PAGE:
The Breakdown

Explaining Southern California's economy

Tourists spent a record $18.4 billion in LA in 2013

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Tourists pumped a record amount of dollars into Los Angeles last year, according to new numbers released Tuesday by the Los Angeles Tourism and Convention Board. About 42.2 million visitors spent a record $18.4 billion at local businesses last year and tourism created 21,400 new jobs in Los Angeles. One in every nine employees in Los Angeles County now works in leisure and hospitality.

“As one of L.A.’s fastest-growing industries, tourism has been a stabilizing force for L.A.’s economy and is an integral part of our foundation for the future,” Mayor Eric Garcetti said in a statement.

2013 was the third year in a row L.A. saw a record number of visitors, which is the good news. The bad news is that L.A. isn’t keeping up with New York, Orlando, and Chicago, all of which are welcoming more visitors. One big problem here: We don’t have enough hotels, especially near the convention center, as  The Los Angeles Times reported last month:

Los Angeles County is home to nearly 97,000 hotel rooms, but only 4,875 are within a mile of the convention center. The rest are in outlying areas like Pasadena, Santa Monica and Long Beach.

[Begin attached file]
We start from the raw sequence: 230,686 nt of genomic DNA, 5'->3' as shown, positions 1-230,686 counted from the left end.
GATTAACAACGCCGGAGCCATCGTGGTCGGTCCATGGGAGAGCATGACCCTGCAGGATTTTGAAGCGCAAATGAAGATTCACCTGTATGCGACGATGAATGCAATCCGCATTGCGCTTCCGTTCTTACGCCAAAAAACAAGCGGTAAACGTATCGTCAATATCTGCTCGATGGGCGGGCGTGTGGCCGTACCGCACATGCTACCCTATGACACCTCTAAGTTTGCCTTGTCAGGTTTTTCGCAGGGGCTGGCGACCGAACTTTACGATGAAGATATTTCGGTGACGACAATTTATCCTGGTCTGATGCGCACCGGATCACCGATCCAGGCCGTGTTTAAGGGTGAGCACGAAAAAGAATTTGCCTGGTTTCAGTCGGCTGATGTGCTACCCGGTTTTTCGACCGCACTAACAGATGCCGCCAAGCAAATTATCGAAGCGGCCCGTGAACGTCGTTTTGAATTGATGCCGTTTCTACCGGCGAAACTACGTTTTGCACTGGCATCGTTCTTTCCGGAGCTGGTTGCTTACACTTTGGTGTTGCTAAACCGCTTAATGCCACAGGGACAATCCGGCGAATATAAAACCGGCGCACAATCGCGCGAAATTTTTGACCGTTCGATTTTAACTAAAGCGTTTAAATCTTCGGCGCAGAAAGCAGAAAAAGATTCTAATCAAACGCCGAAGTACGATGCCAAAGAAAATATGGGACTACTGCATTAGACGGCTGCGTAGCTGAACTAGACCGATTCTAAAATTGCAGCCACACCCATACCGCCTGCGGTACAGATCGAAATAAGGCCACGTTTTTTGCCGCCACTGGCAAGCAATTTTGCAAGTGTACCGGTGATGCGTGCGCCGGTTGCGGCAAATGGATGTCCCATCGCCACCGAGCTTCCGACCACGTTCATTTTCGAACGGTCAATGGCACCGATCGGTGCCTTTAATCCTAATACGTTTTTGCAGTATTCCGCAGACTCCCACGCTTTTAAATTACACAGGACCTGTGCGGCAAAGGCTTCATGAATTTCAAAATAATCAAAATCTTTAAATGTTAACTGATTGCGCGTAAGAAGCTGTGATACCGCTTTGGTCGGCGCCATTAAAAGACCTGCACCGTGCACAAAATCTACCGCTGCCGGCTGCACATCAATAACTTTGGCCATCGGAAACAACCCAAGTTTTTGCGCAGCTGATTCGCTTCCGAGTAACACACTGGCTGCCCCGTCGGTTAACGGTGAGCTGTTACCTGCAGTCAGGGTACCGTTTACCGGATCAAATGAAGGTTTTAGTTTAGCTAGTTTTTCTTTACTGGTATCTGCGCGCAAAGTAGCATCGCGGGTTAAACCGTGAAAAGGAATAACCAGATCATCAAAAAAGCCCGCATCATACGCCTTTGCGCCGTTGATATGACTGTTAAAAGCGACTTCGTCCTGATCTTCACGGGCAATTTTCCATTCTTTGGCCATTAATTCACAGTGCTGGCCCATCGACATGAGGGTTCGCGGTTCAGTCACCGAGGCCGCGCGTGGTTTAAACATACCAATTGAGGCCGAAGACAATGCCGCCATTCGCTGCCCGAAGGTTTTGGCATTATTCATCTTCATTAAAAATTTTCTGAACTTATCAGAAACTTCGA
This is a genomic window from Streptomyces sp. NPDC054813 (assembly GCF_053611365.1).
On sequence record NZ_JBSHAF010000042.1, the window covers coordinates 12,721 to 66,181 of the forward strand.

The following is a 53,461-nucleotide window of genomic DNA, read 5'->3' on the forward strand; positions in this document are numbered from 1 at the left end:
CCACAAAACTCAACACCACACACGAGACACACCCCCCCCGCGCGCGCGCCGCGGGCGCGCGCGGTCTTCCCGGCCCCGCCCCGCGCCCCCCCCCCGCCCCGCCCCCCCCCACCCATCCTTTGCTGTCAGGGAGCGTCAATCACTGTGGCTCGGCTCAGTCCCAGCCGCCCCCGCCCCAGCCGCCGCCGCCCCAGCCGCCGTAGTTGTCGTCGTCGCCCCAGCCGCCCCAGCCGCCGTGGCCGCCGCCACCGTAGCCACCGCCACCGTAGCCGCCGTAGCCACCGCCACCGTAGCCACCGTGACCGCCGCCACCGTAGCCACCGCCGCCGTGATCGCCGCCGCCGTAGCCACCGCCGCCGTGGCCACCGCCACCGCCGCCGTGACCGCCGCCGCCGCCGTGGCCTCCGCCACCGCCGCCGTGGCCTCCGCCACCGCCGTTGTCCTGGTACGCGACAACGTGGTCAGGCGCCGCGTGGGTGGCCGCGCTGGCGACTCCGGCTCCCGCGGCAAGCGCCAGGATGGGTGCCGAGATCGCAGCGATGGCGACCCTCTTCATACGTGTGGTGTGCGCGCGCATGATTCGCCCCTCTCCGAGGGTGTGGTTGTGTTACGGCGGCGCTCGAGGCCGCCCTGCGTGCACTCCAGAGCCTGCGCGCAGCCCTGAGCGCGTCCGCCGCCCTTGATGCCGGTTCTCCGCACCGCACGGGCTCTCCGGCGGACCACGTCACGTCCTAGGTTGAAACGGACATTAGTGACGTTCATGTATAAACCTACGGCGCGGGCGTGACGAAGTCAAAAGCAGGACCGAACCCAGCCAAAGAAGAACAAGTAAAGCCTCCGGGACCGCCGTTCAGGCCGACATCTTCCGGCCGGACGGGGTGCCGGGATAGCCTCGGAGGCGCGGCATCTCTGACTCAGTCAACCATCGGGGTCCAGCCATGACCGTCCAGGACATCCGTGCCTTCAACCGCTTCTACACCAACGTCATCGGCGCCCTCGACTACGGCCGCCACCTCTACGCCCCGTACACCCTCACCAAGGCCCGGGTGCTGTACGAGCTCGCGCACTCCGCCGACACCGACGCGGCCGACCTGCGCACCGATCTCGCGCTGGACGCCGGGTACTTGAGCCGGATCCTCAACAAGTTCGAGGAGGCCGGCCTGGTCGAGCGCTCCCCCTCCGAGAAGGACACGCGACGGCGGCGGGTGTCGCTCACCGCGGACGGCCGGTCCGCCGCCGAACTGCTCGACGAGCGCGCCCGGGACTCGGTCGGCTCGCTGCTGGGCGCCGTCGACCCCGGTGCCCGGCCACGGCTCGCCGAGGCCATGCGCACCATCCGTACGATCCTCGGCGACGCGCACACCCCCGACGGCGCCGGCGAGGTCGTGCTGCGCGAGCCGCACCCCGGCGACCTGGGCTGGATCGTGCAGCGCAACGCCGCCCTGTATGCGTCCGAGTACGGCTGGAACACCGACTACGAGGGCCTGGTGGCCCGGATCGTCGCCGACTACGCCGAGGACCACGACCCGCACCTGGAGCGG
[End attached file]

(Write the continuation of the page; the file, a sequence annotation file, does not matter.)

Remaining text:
By comparison, Orlando has 7,695 rooms within a mile of its Orange County Convention Center, and New York has nearly 30,000 within a mile of the Jacob K. Javits Convention Center, according to those cities. Chicago has 1,539 rooms within a mile of its McCormick Place Convention Center but has 5,024 within two miles.

Los Angeles is lagging its competitors partly because it added hotel rooms at a rate of less than 1% a year from 1987 to 2012, about half of the national average, said Bruce Baltin, a senior vice president for PKF Consulting.

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